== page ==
For this old music Academy, technology is playing a greater role. They used during the pandemic many digital tools, like the low latency audiovisual streaming system, to continue collaborating with schools in the entire Baltic region.
Presentations and Statements
El Sistema Greece is a Greek community music project that has been organising free music classes for children and young people since 2016 and musical activities for adults since 2018. All students, no matter their origin, language or religion, are not only inspired to strive for a better future but, thanks to music, they are given a platform for dialogue and togetherness. The ultimate goal of El Sistema Greece is to promote social inclusion and to build a new musical and human community with people from different horizons, whether they are refugees, migrants or Greek. During the pandemic, El Sistema Greece has changed its way of working by including the use of online tools and providing children in refugee camps with internet connections. After the pandemic, the organisation will continue using both online and physical learning methods.
Greg Sallet is a saxophonist very much engaged in the musicians’ access to the « market ». Greg explained how during these last 3 years he learnt how to connect with a public using social media. He proposes solutions for the future like keeping in the festivals some reserved places for young artists so that they are not only occupied by famous musicians.
For some years now, the Konzerthaus Berlin has been enriching its analogue offer with digital alternatives. In this way, it allows more people to participate, get involved and interact in a new way with its projects. The pandemic accelerated their digitalisation, and new projects were developed, such as an interactive VR composition tool, a free app for "augmented reality" and a funny web series with the Konzerthaus Orchestra Berlin on the live gaming platform twitch. These projects allowed them to reach a new audience.
AIM (Associazione Italiana professionisti della Musicoterapia) brings together Italian professionals who use music to connect with their patients and to improve their neurological expressive abilities. The association aims to preserve, promote and enhance the music therapist profession, especially through professional training, networking, knowledge sharing and research, as well as the monitoring of professional activities for compliance with the code of ethics. During the pandemic, AIM supported music therapists who wanted to carry out remote interventions with their patients. A project for healthcare workers treating COVID-19 patients in the hospital of Bari (Italy) was carried out. Online tools have helped music therapy professionals to continue their work, and together with physical contact with patients, they can help achieve therapeutic objectives.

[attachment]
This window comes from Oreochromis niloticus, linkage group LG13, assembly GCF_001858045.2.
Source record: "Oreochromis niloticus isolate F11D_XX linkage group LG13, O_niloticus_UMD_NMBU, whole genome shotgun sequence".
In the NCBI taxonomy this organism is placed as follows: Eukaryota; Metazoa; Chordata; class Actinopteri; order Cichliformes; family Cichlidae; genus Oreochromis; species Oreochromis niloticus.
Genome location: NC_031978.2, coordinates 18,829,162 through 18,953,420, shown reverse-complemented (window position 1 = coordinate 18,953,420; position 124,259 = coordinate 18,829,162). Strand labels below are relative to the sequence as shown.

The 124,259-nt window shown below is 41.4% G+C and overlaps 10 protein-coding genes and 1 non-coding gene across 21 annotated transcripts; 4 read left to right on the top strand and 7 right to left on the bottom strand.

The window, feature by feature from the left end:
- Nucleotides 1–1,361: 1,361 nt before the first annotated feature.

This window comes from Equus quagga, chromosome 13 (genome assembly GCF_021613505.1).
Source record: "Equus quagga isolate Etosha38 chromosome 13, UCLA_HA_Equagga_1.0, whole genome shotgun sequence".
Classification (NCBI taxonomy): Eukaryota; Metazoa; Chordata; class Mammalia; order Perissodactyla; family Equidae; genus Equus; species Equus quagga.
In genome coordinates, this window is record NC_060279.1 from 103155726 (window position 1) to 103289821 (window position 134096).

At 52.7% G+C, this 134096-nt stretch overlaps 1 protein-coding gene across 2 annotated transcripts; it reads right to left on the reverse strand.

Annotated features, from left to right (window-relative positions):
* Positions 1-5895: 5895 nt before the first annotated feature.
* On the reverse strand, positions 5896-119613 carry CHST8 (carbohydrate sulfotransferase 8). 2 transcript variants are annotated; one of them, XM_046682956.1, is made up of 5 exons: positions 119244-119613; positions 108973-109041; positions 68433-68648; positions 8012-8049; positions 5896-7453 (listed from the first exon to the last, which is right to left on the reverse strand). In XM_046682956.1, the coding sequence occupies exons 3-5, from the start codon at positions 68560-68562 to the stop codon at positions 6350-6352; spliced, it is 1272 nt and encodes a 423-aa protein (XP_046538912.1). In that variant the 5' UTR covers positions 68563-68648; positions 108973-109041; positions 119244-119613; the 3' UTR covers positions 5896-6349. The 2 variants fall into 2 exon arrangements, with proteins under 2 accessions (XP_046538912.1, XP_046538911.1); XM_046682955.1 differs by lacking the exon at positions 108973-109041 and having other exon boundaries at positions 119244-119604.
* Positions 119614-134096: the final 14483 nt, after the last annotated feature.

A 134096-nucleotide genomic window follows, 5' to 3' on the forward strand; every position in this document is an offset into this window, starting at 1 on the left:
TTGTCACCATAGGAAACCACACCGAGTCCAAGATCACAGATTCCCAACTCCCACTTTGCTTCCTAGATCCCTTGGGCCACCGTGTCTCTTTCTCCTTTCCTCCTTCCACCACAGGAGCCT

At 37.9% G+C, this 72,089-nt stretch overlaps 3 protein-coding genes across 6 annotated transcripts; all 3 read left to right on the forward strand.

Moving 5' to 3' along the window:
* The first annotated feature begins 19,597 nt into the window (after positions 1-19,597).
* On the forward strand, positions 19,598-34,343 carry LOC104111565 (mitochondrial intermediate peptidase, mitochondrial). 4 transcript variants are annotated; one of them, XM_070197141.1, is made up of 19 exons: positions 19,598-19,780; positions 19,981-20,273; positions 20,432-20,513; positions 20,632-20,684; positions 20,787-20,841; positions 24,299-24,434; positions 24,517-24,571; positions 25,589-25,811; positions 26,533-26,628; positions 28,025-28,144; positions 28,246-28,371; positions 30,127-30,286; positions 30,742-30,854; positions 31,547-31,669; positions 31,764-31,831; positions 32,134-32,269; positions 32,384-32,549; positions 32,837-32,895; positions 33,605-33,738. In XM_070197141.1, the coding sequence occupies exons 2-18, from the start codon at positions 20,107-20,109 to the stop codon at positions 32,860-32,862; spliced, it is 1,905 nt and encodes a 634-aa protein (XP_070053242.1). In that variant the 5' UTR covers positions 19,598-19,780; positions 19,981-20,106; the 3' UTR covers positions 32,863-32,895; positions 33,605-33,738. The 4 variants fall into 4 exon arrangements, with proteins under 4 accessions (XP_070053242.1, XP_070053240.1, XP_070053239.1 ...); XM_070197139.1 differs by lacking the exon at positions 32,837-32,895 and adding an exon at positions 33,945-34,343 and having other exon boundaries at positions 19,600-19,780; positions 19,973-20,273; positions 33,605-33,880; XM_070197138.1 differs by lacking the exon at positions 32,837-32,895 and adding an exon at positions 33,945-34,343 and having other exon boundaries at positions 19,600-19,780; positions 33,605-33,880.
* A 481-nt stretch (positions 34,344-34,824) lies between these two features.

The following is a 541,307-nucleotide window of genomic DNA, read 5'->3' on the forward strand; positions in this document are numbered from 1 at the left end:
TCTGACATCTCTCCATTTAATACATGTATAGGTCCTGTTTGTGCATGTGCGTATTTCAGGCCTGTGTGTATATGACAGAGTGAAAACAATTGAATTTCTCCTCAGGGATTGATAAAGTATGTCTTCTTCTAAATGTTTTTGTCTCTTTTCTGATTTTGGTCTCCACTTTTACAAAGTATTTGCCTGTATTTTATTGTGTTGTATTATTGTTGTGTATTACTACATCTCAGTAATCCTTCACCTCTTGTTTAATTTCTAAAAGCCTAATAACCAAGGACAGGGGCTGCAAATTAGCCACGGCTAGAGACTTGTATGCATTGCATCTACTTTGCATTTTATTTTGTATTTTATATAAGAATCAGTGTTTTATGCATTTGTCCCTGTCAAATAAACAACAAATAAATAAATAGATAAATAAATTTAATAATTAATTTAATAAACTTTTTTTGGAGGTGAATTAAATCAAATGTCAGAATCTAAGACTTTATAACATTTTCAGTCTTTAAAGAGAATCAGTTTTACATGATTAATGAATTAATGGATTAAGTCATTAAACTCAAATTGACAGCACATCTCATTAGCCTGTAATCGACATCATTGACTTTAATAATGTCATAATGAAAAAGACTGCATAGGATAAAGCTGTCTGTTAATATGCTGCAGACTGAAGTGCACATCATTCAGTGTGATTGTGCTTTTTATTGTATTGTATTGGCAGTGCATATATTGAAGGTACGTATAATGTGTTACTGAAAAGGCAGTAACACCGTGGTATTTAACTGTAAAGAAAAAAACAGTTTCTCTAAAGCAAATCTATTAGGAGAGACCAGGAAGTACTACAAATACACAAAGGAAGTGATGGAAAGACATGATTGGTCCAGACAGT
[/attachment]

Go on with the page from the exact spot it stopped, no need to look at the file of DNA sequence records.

Oleg Marshev is a well-known pianist and music professor, with Russian origins, living between Italy and Austria. For this artist, online lessons were a way to survive during the pandemic. But the very strict lockdowns in Italy were hard for him, and he suffered from not being able to have in person concerts, with a public and an orchestra. He will, from now on, carry on both online and physical lessons.
Share Music & Performing Arts is a Swedish association working on artistic development and inclusion. It works for everyone's right to experience, participate in and practise artistic and cultural activities. Its vision is that everybody should have the opportunity to express themselves artistically in a world where diﬀerences are seen as valuable. The association arranges performances and courses across artistic sectors for people with and without disabilities. It had used online tools only once before the pandemic, for a project to include isolated people living in areas with very low population rates. Due to the pandemic, Share Music & Performing Arts organised several online projects. It even prepared a concert online, which was then performed in presence with many musicians coming from different parts of Sweden who had never played together before.
Based in France, VRrOOm is working in the virtual reality industry. With its solutions it helps artists to make their shows accessible to a wide audience. VRrOOm explains that the pandemic helped them to boost innovation and creativity. However, they also state that virtual concerts cannot replace the energy that artists transmit through their faces. For the future, they think hybrid concerts will be the way forward.
Zylia is Polish company (Poznan) that is specialized in volumetric audio recording and post production. They found that, despite the hardship that the pandemic brought to the cultural sector, people working in the sector quickly learned to adapt to the situation also by learning more about new technologies. Zylia believes that times of crisis are a real test for all entrepreneurs to see if they are really creative. Live events that can be recreated in the virtual space will be the future, Zylia believes.
The video summarises the project "COVID cannot stop creativity - Digitalisation in the music sector: a lifetime during the pandemic", which explored how the music sector adapted to restrictive public health measures during the COVID-19 pandemic, through the smart use of digitalisation and innovation.